Nike (NYSE:NKE) reports fiscal first-quarter 2016 results this Thursday after the market close. After last quarter's impressive showing, can the athletic footwear and apparel behemoth exceed Wall Street's models, yet again?
The headline numbers (aren't what they seem)
Analysts, on average, anticipate Nike's revenue will climb "just" 2.9% year over year, to $8.21 billion, while earnings are expected to rise a more impressive 9.2%, to $1.19 per share. That makes sense considering Nike's gross margin has enjoyed steady expansion in recent quarters thanks to a combination of higher average selling prices, and solid growth from Nike's high-margin direct-to-consumer, or DTC, business.
If Nike's expected top-line growth seems underwhelming, remember that, this time last year, the company was making investments to capitalize on momentum following the 2014 FIFA World Cup. In addition, the reported figures include the ongoing negative effects of foreign exchange. More than half of Nike brand revenue typically comes from international markets, so its overall results may be hindered by the strengthening of the U.S. dollar.
Total revenue climbed 5%, to $7.78 billion billion last quarter, for example, but sales increased 13% on a constant-currency basis. Similarly, worldwide futures orders -- for Nike products scheduled for delivery from June through November -- rose 2%, to $13.5 billion, but they would have climbed 13% excluding the effect of currencies.
Nike is hardly the only U.S.-based company operating on a global scale to be hurt by foreign exchange. We can't ignore the very real financial consequences that currency fluctuations hold, but Nike's solid financial position means it's more than equipped to weather these temporary headwinds, and extend its lead over smaller rivals.
In fact, earlier this year, Nike CEO Mark Parker argued: "[W]e see this as an opportunity to create further separation in the marketplace. Our globally diverse portfolio of geographies, categories, brands, product types, and distribution channels gives us a distinct competitive advantage."
Sure enough, Nike has enjoyed broad-based growth since then, with revenue last quarter increasing 14% on a constant-currency basis in North America, 17% in Western Europe, 20% in both Greater China and Central and Eastern Europe, and 19% in Japan. Only in emerging markets did Nike suffer a revenue decline -- of 3%.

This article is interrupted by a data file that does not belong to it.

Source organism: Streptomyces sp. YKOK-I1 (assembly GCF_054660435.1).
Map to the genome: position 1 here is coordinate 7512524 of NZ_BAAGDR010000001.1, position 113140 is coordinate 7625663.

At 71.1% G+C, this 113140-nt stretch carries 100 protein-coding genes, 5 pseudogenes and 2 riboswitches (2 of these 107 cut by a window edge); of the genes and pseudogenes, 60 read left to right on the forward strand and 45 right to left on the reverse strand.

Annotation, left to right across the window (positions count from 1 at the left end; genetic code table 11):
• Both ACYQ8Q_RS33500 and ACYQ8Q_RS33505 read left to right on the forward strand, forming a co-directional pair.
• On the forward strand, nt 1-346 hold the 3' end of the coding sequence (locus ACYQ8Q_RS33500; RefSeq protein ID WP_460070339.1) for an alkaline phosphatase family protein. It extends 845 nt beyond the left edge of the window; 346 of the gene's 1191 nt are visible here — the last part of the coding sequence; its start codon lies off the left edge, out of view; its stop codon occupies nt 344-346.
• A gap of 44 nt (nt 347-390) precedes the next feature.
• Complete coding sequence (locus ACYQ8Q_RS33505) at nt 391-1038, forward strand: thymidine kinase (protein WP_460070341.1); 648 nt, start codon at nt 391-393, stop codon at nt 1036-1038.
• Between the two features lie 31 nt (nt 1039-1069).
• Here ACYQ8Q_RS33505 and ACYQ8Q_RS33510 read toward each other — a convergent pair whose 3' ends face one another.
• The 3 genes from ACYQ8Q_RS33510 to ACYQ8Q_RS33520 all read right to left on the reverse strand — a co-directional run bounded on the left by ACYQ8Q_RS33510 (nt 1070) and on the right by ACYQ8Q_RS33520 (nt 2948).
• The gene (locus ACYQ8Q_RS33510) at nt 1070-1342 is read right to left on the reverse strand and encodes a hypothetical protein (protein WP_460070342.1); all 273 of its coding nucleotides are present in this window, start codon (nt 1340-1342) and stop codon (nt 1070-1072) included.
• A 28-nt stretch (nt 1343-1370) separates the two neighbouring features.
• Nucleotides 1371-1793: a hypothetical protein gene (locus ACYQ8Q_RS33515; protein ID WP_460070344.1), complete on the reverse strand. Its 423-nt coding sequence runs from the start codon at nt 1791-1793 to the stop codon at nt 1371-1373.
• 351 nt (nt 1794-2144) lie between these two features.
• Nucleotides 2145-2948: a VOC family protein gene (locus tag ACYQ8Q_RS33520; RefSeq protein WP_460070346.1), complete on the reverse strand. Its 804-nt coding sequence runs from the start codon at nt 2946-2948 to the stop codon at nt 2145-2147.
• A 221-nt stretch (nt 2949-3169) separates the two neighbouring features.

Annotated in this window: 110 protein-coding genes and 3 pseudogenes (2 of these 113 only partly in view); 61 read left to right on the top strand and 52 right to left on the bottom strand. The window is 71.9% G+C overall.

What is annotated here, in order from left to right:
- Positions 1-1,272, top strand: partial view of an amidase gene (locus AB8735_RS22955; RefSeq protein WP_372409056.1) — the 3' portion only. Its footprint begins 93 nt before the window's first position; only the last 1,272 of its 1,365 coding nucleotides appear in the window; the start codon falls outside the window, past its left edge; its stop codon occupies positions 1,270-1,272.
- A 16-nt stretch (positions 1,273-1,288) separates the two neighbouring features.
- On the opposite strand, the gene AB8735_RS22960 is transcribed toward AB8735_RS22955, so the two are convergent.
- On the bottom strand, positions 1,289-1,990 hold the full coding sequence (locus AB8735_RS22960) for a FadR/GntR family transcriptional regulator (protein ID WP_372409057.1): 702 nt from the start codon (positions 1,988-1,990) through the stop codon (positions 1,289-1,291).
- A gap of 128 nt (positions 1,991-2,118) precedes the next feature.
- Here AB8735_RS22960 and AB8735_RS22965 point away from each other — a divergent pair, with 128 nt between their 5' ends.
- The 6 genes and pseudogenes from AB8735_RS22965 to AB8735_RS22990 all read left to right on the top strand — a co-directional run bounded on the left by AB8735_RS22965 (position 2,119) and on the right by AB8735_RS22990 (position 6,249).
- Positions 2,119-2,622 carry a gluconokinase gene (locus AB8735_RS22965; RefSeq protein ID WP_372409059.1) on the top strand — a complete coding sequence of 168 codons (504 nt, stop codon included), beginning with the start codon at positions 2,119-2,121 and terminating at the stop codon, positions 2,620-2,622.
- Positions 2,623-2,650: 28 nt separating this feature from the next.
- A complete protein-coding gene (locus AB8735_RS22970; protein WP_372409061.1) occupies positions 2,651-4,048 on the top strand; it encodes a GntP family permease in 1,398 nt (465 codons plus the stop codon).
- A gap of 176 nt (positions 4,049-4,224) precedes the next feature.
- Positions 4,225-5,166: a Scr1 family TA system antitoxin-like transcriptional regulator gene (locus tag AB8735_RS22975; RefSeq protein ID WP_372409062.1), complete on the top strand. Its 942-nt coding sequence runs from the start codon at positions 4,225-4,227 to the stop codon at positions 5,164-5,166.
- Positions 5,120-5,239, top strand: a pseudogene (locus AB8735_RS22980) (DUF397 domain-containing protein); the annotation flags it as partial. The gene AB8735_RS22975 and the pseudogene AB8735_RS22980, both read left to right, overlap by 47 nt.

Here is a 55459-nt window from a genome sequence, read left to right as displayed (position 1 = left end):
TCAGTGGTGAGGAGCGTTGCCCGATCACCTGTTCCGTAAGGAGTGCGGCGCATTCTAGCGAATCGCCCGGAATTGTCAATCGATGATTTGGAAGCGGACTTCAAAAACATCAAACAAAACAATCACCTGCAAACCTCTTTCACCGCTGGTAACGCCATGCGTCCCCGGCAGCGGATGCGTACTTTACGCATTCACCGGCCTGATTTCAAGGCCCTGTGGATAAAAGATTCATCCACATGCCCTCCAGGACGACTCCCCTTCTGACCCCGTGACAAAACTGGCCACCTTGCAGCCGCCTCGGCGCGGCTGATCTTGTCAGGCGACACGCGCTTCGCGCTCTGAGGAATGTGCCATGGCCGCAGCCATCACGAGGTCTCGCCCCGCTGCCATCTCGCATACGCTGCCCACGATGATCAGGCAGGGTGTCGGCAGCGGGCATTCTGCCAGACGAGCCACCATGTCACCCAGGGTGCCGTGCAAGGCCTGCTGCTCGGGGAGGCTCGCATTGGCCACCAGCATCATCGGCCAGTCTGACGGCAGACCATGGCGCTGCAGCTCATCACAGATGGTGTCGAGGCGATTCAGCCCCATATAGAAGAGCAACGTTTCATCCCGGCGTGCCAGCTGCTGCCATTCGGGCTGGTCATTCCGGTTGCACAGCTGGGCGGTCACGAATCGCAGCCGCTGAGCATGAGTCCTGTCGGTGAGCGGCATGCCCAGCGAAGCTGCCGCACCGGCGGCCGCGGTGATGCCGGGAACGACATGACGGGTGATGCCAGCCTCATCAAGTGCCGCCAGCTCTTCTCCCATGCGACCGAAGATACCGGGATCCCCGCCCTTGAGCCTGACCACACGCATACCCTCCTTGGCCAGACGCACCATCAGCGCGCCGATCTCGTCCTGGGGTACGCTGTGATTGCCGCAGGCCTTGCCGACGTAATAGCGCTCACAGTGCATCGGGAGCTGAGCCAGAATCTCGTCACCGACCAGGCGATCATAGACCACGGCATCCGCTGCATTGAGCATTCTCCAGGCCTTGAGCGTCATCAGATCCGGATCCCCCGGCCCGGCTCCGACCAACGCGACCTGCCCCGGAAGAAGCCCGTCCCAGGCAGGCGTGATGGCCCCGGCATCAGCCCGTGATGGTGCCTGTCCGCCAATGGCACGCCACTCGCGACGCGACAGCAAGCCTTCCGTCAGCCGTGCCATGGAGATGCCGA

But that "weakness" came not only as Nike worked to clear excess inventory in Mexico from a distribution center transition last fiscal year, but also followed a difficult comparison to the same year-ago period during which Nike saw a huge boost in sales in Brazil related to the World Cup. By last quarter's end, Nike insisted it remained competitively positioned in both markets.
Meanwhile, investors should anticipate continued strong growth in DTC, which includes Nike.com, revenue from which rose 27% year over year last quarter. With it, gross margin should also continue to trend higher on a year-over-year basis.
Investors should also anticipate hints of accelerated growth in the coming quarters as the influence of last year's World Cup investments wane. For the full fiscal year, Nike's most-recent guidance calls for revenue growth in the mid-single digits, and in the low-double digits on a constant-currency basis.
Whether Nike meets or exceeds those expectations later this week remains to be seen. But with shares now trading up more than 20% so far in 2015 -- compared to a modest 4.5% decline from the S&P 500 during the same period -- you can bet that Nike investors wouldn't mind extending their streak with another great report.